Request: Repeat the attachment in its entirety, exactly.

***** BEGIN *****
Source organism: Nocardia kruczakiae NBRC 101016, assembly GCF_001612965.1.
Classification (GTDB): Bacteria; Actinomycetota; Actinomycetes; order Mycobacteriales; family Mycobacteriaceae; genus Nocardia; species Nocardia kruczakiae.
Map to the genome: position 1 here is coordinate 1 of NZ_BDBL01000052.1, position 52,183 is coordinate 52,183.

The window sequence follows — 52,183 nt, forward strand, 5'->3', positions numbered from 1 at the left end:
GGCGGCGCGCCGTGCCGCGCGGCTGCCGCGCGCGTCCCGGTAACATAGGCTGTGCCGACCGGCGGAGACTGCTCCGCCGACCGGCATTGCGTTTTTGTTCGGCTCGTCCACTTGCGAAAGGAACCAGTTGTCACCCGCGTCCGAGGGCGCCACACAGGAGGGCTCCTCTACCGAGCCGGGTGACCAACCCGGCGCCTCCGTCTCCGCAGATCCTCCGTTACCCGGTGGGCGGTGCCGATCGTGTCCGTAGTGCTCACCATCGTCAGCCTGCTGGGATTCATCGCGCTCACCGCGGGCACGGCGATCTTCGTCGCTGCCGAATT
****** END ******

Source organism: Nocardia kruczakiae NBRC 101016, assembly GCF_001612965.1.
Classification (GTDB): Bacteria; Actinomycetota; Actinomycetes; order Mycobacteriales; family Mycobacteriaceae; genus Nocardia; species Nocardia kruczakiae.
Map to the genome: position 1 here is coordinate 1 of NZ_BDBL01000052.1, position 52,183 is coordinate 52,183.

The window sequence follows — 52,183 nt, forward strand, 5'->3', positions numbered from 1 at the left end:
GGCGGCGCGCCGTGCCGCGCGGCTGCCGCGCGCGTCCCGGTAACATAGGCTGTGCCGACCGGCGGAGACTGCTCCGCCGACCGGCATTGCGTTTTTGTTCGGCTCGTCCACTTGCGAAAGGAACCAGTTGTCACCCGCGTCCGAGGGCGCCACACAGGAGGGCTCCTCTACCGAGCCGGGTGACCAACCCGGCGCCTCCGTCTCCGCAGATCCTCCGTTACCCGGTGGGCGGTGCCGATCGTGTCCGTAGTGCTCACCATCGTCAGCCTGCTGGGATTCATCGCGCTCACCGCGGGCACGGCGATCTTCGTCGCTGCCGAATT